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In Person




Bill Dal Cerro

Chicago, Illinois Film, literature, and communications teacher; documentary producer


You were a producer on a film about Italian-American immigrants called And They Came to Chicago. What did that entail?
Establishing ties with the local PBS station, getting the filmmaker and historical research, tapping into business and history associates, generating publicity for the film.

What stirred you to explore your roots?
Alex Haley's book, Roots .

Who's more damaging to Italian Americans—Tony Soprano or Vito Corleone?
The characters aren't a problem so much as what they represent: institutionalized caricatures. People subliminally accept the idea that Italian Americans are either crooks and/or low-class.

Do you talk to your students about the damage of these stereotypes?
I do a unit on gangster movies, which gives me the opportunity to examine such stereotypes, as well as organized crime in general.

What do you consider the top two contributions of Italians to civilization?
The Italian Renaissance and the birth of America. (Many of our Founding Fathers, such as Thomas Jefferson, loved Italy and read Roman writers.)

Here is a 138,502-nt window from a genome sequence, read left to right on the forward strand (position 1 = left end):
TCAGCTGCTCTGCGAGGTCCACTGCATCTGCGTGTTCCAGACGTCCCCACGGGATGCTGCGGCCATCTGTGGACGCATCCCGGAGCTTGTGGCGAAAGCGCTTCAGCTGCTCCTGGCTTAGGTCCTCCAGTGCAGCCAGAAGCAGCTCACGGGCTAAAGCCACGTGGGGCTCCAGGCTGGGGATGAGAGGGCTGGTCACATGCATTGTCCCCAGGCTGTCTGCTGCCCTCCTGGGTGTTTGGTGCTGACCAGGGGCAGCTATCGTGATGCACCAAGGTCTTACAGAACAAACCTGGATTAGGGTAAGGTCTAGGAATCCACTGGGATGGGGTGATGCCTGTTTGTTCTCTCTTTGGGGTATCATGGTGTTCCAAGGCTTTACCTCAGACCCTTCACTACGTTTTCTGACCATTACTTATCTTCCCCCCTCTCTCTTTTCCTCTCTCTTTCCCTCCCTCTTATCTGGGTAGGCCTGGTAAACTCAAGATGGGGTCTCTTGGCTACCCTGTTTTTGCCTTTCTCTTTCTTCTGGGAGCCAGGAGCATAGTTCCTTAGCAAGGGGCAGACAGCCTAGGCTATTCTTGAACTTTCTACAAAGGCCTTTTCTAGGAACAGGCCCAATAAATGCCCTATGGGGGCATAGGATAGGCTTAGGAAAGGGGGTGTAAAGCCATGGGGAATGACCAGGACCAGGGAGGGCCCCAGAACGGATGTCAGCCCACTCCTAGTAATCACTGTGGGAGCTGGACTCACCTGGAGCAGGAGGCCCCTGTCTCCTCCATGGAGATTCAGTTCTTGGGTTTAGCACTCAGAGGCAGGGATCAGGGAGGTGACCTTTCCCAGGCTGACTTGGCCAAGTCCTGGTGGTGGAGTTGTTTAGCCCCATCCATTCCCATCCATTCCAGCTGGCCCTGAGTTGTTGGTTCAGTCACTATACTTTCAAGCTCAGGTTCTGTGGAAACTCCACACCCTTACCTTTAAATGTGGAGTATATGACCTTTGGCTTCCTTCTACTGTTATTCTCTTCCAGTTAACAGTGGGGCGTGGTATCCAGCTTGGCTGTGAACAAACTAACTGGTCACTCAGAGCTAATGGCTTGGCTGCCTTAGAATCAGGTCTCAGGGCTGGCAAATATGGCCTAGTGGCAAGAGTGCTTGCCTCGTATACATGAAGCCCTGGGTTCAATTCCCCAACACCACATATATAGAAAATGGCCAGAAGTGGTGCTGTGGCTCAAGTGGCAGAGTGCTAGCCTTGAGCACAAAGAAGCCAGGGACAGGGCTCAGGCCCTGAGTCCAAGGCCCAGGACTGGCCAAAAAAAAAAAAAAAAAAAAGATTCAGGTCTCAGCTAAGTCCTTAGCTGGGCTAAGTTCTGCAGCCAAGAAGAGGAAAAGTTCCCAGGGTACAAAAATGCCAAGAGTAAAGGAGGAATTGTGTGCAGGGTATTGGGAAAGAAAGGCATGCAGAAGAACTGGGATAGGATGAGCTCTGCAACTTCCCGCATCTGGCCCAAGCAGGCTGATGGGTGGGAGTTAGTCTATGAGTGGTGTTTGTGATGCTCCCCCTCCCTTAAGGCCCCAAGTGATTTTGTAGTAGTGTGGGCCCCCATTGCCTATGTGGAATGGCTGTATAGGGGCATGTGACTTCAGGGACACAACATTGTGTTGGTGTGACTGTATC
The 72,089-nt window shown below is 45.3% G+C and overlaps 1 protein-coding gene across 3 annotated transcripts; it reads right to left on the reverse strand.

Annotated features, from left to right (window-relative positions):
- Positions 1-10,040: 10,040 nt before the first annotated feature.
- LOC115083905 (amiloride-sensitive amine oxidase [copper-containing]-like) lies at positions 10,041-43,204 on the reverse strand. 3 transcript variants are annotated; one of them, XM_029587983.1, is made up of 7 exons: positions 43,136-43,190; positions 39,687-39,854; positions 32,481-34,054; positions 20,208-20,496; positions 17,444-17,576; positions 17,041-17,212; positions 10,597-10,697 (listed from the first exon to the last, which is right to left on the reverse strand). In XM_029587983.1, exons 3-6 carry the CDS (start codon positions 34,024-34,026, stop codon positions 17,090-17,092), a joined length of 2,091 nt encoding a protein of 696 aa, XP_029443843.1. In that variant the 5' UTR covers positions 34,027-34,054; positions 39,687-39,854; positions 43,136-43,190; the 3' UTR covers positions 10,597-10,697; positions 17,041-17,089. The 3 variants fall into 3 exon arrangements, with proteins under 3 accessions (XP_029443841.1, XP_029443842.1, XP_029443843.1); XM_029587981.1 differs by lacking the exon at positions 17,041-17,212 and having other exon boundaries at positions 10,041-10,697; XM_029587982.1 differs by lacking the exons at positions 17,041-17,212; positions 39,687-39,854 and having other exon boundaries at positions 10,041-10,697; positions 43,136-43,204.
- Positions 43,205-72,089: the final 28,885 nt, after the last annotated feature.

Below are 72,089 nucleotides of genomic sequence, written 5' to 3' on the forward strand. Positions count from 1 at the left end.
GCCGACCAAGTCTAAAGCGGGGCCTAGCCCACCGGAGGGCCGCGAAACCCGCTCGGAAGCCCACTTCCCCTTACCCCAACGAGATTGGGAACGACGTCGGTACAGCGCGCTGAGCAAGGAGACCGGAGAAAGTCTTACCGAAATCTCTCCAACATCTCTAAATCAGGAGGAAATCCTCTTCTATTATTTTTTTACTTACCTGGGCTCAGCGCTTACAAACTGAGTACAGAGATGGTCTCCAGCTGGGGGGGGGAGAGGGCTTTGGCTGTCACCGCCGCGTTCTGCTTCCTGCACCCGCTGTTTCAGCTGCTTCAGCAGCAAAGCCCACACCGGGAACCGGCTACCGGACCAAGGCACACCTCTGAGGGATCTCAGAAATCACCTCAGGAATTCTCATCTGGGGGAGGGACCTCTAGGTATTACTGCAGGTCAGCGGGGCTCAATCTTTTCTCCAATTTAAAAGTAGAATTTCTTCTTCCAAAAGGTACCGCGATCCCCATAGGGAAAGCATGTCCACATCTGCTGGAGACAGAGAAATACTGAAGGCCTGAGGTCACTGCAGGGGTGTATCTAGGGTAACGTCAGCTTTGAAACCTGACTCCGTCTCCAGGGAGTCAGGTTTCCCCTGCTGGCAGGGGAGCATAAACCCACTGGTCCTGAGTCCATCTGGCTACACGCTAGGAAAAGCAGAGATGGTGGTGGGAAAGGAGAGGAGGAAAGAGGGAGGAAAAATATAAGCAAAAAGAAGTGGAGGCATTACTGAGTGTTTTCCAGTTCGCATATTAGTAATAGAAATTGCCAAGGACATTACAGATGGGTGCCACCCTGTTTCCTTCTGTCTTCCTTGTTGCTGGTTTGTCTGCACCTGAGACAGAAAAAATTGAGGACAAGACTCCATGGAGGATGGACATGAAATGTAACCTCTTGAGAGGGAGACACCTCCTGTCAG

What's your next project?
I'm writing a book about the history of Italians in jazz music, due out this summer.

Why did you decide to become an NEA member?
Two of the greatest educators in history were Italian: Vittorino da Feltre during the Renaissance and Maria Montessori in the 20th century. In my own small, modest, American way, I'd like to carry their passion for teaching into the new millennium.

To view the entire 76-minute documentary And They Came to Chicago, visit http://www.modiomedia.com/  to order a copy.


Ellen Rosenberg Rodwick

Pittsburgh, Pennsylvania, Retired kindergarten teacher, "Squirt the Clown"

How did you get into clowning?
Inspired by the film Patch Adams, I researched hospital clowning and found [a local clown academy].

What's the best part about being a clown?
Bringing a smile to a sick child or giving parents a welcome break from the stress.

Does anything ever make you a sad clown?
Not allowed! (But toddlers on the oncology ward test my intentions.)

What's the better gag—squirting flower or honkable rubber nose?
Definitely the nose. I never do anything to my audience that could be scary or surprising.

What's the wackiest thing that's ever happened to you while you were clowning or on the way to a gig?
I ended up on TV, making up a local reporter as a clown and teaching him magic.

Do you get funny looks when you're driving to a gig?
Absolutely! Drivers at stoplights are always doing double-takes.

Why did you become an NEA member?
I was proud to join the ranks of such talented individuals who contribute so much to society.

 

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Published In

March, 2008